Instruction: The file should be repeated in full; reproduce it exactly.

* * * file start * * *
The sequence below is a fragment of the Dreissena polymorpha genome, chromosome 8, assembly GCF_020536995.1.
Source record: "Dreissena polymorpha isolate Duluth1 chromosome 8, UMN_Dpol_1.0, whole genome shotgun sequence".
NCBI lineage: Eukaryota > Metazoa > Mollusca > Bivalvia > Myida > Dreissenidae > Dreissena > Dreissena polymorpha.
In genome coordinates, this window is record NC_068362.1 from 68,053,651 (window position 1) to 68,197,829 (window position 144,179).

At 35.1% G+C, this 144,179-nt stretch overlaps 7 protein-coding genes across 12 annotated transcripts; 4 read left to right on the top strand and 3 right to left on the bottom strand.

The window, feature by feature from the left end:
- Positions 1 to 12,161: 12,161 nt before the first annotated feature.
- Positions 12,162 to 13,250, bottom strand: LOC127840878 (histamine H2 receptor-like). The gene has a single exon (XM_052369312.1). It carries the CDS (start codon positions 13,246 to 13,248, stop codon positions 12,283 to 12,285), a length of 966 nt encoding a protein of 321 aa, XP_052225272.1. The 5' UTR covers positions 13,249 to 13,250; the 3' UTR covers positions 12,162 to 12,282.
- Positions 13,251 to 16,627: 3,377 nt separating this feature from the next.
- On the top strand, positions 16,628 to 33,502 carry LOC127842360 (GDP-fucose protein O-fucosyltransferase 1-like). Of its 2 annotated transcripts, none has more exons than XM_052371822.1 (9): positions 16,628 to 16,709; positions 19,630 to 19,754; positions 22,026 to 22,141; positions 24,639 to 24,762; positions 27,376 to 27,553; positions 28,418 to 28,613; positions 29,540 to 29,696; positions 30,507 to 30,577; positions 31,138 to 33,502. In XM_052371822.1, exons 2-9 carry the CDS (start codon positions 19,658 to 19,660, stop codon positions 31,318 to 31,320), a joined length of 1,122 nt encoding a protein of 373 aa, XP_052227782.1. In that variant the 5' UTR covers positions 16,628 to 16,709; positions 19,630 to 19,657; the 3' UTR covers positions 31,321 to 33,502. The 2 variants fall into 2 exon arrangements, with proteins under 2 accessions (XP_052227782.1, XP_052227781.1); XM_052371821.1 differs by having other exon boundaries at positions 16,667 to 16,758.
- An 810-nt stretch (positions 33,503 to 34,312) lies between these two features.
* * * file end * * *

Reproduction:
The sequence below is a fragment of the Dreissena polymorpha genome, chromosome 8, assembly GCF_020536995.1.
Source record: "Dreissena polymorpha isolate Duluth1 chromosome 8, UMN_Dpol_1.0, whole genome shotgun sequence".
NCBI lineage: Eukaryota > Metazoa > Mollusca > Bivalvia > Myida > Dreissenidae > Dreissena > Dreissena polymorpha.
In genome coordinates, this window is record NC_068362.1 from 68,053,651 (window position 1) to 68,197,829 (window position 144,179).

At 35.1% G+C, this 144,179-nt stretch overlaps 7 protein-coding genes across 12 annotated transcripts; 4 read left to right on the top strand and 3 right to left on the bottom strand.

The window, feature by feature from the left end:
- Positions 1 to 12,161: 12,161 nt before the first annotated feature.
- Positions 12,162 to 13,250, bottom strand: LOC127840878 (histamine H2 receptor-like). The gene has a single exon (XM_052369312.1). It carries the CDS (start codon positions 13,246 to 13,248, stop codon positions 12,283 to 12,285), a length of 966 nt encoding a protein of 321 aa, XP_052225272.1. The 5' UTR covers positions 13,249 to 13,250; the 3' UTR covers positions 12,162 to 12,282.
- Positions 13,251 to 16,627: 3,377 nt separating this feature from the next.
- On the top strand, positions 16,628 to 33,502 carry LOC127842360 (GDP-fucose protein O-fucosyltransferase 1-like). Of its 2 annotated transcripts, none has more exons than XM_052371822.1 (9): positions 16,628 to 16,709; positions 19,630 to 19,754; positions 22,026 to 22,141; positions 24,639 to 24,762; positions 27,376 to 27,553; positions 28,418 to 28,613; positions 29,540 to 29,696; positions 30,507 to 30,577; positions 31,138 to 33,502. In XM_052371822.1, exons 2-9 carry the CDS (start codon positions 19,658 to 19,660, stop codon positions 31,318 to 31,320), a joined length of 1,122 nt encoding a protein of 373 aa, XP_052227782.1. In that variant the 5' UTR covers positions 16,628 to 16,709; positions 19,630 to 19,657; the 3' UTR covers positions 31,321 to 33,502. The 2 variants fall into 2 exon arrangements, with proteins under 2 accessions (XP_052227782.1, XP_052227781.1); XM_052371821.1 differs by having other exon boundaries at positions 16,667 to 16,758.
- An 810-nt stretch (positions 33,503 to 34,312) lies between these two features.